October 2016

Excellence in Journalism award from Society of Professional Journalists.

Eight months after the Rim fire finally burned itself out, I stood at the edge of a steep drop-off near Yosemite National Park.  Amid the blackened trees stretching from mountain to mountaintop, I saw signs of rebirth:  Brilliant clumps of scarlet paintbrush; hillsides shimmering with silver lupine; turquoise Lazuli Buntings flitting among the scorched stands.

The burst of renewal that follows a fire inspired "Burn Notice," an Audubon feature.  The Society of Professional Journalists has just honored it with an Excellence in Journalism award for science, environment and health reporting.  Here's what the judges said:


 Deeply reported from the ashes of California’s wildfires, the piece sheds new light on an environmental issue of critical importance in the American West.




 "Burn Notice" challenges the conventional fear of fire.  While it acknowledges the destructive force, it focuses on fire's creative power by introducing the productive processes that begin in the heat of flames.  Bugs, Black-backed Woodpeckers and other wildlife are drawn to burned areas in the flush of fresh nutrients that rejuvenate the forest.  Fire restarts the natural cycle of evolution toward a mature old-growth stand.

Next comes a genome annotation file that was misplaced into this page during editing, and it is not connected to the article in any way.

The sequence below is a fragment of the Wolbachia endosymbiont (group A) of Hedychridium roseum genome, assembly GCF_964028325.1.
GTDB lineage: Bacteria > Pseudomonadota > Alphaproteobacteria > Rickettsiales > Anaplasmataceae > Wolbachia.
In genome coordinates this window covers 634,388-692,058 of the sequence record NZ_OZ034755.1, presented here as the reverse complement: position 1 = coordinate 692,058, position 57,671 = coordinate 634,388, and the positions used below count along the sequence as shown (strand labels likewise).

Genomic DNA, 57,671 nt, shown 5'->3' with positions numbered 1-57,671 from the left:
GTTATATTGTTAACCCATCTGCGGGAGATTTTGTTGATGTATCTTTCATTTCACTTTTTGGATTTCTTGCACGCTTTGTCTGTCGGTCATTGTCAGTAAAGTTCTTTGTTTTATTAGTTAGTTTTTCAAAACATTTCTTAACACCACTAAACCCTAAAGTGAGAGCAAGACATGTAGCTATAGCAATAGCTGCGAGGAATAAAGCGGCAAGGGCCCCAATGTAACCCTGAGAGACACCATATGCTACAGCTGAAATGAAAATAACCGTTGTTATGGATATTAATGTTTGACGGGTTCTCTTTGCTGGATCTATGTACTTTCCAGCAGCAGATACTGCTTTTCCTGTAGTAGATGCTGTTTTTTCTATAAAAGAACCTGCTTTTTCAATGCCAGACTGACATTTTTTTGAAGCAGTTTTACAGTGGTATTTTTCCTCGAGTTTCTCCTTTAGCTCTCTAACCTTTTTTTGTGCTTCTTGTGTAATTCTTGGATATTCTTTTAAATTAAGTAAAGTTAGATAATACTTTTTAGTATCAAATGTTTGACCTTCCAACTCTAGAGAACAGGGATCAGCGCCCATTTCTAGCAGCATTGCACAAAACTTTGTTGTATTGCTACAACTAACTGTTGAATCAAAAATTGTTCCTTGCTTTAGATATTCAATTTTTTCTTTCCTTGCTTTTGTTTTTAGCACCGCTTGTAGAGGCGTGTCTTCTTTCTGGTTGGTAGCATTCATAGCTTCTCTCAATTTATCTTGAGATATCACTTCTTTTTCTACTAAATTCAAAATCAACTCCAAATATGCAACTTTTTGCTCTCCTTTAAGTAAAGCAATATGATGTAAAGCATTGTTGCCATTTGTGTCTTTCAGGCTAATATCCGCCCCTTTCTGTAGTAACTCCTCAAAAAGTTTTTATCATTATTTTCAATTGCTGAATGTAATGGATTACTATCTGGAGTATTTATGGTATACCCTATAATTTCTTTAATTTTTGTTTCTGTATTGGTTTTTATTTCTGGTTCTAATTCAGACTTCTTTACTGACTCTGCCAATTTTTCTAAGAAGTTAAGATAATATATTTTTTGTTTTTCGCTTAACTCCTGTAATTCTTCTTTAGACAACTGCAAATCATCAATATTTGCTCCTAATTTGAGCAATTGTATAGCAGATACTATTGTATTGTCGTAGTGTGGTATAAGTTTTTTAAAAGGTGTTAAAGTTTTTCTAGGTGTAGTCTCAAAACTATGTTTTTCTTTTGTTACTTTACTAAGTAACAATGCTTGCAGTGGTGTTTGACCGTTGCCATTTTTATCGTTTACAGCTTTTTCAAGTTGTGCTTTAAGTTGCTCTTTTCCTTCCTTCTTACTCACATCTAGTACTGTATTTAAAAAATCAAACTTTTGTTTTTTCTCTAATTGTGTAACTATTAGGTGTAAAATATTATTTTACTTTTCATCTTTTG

To report this story I followed Ryan Burnett and his Point Blue Conservation Science team to scorched forests throughout California and the West, camping at the edge of fire lines still billowing with smoke.  I trudged through ankle-deep ash as scientists monitored woodpeckers and a suite of species dependant on post-fire habitat.  In studying the scientific literature on the historical and ecological effects of wildland fire, I found the scientists well ahead of the forest management community in understanding the value – and the inevitability – of fire.  With climate change turning up the heat and fires increasingly frequent around the world, we need to learn how to live with this natural force, as essential to forests at sunshine and rain.   


I am deeply honored by this award and thank the SPJ and post-fire scientific communities.  I am especially grateful to Ryan Burnett.